The other point of confusion was that we had ordered all females. Most of the ducklings had red paint on their heads. But, a few had blue paint, which we supposed may indicate males. We called the hatchery for help in confirming this, but they told us paint at all meant they were females. Ok. The phone advice on breed comparison didn’t help, so we finally just took our best guess.

I think those hatcheries handle thousands of hatchlings, and¬† their accuracy isn’t real high when packing complicated orders. Their convention is to pack a few extra in an order as large as twenty, but they didn’t this time. And a LOT of the birds were not doing well, they were weak, with floppy heads. I imagine one can expect some mortality rate with shipping, heck, it’s gotta be hard on the birds.

New ducks
New ducks

But also when I got there, the birds were not in a hatcher with¬†food and water in front of them to recover from the trip, but rather were out¬†on the lawn¬†with a half dozen kids playing with them like toys. I know when I was that age, I surely couldn’t resist baby animals, and it probably would be safe to play with home-hatched babies that had a perfect start. But, it may not have been the best thing for these ducks after a long shipping journey, to endure the stress of childrens’ exuberance, and be away from their food, water and heat source during waking hours.¬†I felt relieved that the ones I took seemed to still be robust (since they are $5 apiece, after all!). But felt badly that the ones left behind were all destined to be kids’ pets, since probably some of them wouldn’t be making it.

My intention was to get a combo of Magpies, Runners and Swedish. I got some nicely marked black¬†Magpies, the Swedish¬†are also black, which is ok, but not what I expected. And, the one solid black one I ended up with, I think, is a Cayuga, not a Runner. I don’t want them because they don’t lay well (<100 eggs per year), they are more of a meat breed. But, supposedly their eggs are quite blue, so unless the Swedish lay¬†similar looking eggs, hopefully I can just make sure this girl’s eggs all go into dog food, not baby production.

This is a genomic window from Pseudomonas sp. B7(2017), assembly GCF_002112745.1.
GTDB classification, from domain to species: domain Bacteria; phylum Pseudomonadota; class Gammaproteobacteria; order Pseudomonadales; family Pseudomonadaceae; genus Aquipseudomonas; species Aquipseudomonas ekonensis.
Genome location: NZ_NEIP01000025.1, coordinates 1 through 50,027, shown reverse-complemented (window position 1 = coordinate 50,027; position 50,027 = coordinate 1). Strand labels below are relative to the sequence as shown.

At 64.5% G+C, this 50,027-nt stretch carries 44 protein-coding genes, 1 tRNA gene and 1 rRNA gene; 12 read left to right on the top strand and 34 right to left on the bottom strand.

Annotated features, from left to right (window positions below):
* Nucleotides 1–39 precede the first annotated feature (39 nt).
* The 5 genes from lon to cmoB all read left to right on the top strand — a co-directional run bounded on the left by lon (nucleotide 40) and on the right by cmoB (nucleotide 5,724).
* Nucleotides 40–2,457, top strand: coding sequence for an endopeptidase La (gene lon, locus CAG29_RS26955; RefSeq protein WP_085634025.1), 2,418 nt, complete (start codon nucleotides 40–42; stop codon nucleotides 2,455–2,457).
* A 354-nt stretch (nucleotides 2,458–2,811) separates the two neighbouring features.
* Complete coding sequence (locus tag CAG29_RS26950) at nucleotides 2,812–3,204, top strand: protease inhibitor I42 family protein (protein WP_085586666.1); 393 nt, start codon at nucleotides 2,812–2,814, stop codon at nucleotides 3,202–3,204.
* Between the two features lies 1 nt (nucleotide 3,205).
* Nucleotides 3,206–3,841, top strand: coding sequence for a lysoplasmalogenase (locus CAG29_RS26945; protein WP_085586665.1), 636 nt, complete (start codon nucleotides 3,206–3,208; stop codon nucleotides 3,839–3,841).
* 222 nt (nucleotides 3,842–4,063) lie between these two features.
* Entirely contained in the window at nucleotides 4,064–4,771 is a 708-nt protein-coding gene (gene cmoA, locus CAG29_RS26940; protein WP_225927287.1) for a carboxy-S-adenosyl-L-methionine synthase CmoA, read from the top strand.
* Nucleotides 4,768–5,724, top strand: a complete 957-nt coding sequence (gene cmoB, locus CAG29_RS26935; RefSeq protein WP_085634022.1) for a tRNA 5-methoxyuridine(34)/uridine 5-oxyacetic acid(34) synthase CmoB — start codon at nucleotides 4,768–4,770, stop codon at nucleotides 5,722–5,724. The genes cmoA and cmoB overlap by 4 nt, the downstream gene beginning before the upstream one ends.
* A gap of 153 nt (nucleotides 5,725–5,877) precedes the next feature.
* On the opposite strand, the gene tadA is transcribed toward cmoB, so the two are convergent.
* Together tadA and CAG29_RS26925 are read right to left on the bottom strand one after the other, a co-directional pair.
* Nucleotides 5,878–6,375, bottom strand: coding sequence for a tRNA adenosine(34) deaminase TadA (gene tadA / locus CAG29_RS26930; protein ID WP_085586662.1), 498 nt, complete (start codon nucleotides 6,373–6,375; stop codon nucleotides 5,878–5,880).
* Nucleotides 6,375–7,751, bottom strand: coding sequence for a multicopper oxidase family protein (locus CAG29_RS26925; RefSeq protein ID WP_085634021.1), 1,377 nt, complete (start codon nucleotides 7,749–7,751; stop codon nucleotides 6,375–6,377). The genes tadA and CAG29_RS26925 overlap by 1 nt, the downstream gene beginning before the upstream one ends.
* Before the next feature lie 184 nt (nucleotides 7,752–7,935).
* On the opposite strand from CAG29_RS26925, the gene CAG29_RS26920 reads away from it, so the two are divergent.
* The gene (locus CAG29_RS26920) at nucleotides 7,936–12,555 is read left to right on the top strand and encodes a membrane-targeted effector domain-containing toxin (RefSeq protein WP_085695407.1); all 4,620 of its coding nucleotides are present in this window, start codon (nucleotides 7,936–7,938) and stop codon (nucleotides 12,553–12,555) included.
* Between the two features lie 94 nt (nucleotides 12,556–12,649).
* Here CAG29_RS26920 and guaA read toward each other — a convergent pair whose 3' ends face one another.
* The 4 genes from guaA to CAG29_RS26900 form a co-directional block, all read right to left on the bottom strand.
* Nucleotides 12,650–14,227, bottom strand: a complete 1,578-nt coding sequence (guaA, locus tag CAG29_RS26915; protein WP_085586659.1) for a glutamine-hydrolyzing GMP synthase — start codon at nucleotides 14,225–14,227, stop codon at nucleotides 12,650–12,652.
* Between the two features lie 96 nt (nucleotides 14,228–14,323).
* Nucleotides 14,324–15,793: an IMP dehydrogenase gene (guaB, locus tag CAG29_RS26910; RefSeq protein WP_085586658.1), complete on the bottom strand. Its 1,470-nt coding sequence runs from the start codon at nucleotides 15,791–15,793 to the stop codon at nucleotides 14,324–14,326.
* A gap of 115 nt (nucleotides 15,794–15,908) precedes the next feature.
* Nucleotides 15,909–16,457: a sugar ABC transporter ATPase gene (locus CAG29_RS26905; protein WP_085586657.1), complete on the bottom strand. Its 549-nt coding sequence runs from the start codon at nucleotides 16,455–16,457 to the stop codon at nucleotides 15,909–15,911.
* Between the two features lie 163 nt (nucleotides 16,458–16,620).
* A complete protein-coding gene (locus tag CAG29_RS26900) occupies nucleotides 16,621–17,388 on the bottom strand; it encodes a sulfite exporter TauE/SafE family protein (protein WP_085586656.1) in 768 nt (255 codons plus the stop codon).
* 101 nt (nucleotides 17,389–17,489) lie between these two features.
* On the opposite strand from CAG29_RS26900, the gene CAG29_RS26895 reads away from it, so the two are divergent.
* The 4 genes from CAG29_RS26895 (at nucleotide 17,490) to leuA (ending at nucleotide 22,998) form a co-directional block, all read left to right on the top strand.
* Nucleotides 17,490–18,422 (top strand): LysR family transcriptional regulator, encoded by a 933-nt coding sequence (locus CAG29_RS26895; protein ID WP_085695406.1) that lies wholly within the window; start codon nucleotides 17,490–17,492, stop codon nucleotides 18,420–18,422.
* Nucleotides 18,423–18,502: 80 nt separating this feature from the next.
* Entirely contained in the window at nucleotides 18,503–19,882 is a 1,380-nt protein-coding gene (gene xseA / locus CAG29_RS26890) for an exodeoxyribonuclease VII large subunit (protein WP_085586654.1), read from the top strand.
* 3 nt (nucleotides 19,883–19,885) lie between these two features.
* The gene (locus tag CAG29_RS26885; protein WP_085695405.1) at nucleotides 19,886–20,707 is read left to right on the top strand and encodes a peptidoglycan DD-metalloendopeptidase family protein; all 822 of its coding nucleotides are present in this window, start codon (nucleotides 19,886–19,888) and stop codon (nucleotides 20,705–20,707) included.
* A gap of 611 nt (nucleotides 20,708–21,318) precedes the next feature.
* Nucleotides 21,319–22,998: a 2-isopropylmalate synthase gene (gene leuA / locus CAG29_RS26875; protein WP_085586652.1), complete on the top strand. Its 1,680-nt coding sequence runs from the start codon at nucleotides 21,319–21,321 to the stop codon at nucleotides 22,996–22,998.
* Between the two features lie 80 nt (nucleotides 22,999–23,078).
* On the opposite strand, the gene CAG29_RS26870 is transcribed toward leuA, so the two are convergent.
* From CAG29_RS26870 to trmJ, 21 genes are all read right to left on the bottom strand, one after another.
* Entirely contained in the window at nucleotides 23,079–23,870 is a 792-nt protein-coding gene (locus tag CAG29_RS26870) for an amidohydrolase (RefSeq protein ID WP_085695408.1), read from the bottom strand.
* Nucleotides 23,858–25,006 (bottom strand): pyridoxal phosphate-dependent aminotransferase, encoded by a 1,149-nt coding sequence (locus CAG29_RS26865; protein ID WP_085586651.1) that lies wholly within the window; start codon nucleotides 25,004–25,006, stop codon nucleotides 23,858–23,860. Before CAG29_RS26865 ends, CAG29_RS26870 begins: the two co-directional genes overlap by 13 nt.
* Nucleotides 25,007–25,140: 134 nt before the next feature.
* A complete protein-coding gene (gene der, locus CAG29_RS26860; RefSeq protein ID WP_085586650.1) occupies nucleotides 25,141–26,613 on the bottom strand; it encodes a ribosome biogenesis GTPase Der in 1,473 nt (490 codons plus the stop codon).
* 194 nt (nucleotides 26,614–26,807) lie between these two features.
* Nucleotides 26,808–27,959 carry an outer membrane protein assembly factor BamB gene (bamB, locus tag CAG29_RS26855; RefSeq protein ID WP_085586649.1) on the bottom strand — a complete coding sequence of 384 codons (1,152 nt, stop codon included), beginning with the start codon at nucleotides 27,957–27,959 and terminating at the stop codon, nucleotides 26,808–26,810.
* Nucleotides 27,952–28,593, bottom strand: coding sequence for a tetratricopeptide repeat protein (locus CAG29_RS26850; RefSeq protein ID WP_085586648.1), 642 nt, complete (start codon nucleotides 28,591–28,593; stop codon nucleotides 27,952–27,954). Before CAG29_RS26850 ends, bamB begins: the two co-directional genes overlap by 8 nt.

Here are some pics of the new babies. The Swedish have darker cheeks¬†compared to the¬†Magpies, that’s the subtle way to tell them apart, as far as I know. You can see the one all-black baby, that has a small yellow haze on the chest; that’s the suspected Cayuga. Maybe I’ll grow to like her even though she’s not a runner.

Ducks, ducks, and more ducks

I may appear to be obsessed with ducks lately, but I’m not, really! It’s only one small aspect of the farm I wish to grow, but it¬†just happens to¬†be the one going on right now! My third hatchling died a day after the others. <sigh> My guesses of what happened are:

1) the non-medicated poultry grower feed may have been mislabeled; medicated chicken feed can poison ducklings (and boy did their demise look like toxicity). So, as a precaution, I’m¬†going to discard that bag¬†of feed and will revert to just using my adult duck feed (which is really an adequate¬†grower feed as well, at 20% protein).
2) the electrolyte solution¬†I was using may have caused trouble; though I used it on the last batch of ducks with no harm. Many hatcheries and books recommend using electrolytes, but I noticed advice on Privett Hatchery’s website that they recommend against¬† it, especially in the first week. So, I’m going to skip out on that too.
3) The cilantro- I can’t imagine that being a problem, but just in case, I’m going to stick to very plain, and washed, greens.

I really want to build my flock now, I only have one hen left to lay, and I’m reluctant to use the incubator again until I have a way to control the room’s ambient temperature. So I decided purchasing some might be the best move, for the moment. On craigslist, I found a¬†woman who wanted to go in on a hatchery order with some other people (to meet the minimum order size), so I opted to go with that.

Before those arrive, here is a nice photo of one of the last ducks hatching, just coming out of his shell.

Hatching duckling